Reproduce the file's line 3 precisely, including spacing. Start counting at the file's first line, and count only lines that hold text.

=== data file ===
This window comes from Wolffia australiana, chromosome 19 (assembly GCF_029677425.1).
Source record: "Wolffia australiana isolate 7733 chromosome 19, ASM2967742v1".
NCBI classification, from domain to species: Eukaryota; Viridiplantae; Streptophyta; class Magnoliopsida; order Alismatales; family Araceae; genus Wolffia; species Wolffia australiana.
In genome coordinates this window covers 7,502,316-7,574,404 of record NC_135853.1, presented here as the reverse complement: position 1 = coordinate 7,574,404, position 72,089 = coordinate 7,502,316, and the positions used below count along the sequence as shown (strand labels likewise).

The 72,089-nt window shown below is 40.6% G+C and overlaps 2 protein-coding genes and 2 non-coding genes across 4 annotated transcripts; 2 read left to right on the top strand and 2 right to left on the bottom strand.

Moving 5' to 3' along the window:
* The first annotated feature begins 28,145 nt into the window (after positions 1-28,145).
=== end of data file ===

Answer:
NCBI classification, from domain to species: Eukaryota; Viridiplantae; Streptophyta; class Magnoliopsida; order Alismatales; family Araceae; genus Wolffia; species Wolffia australiana.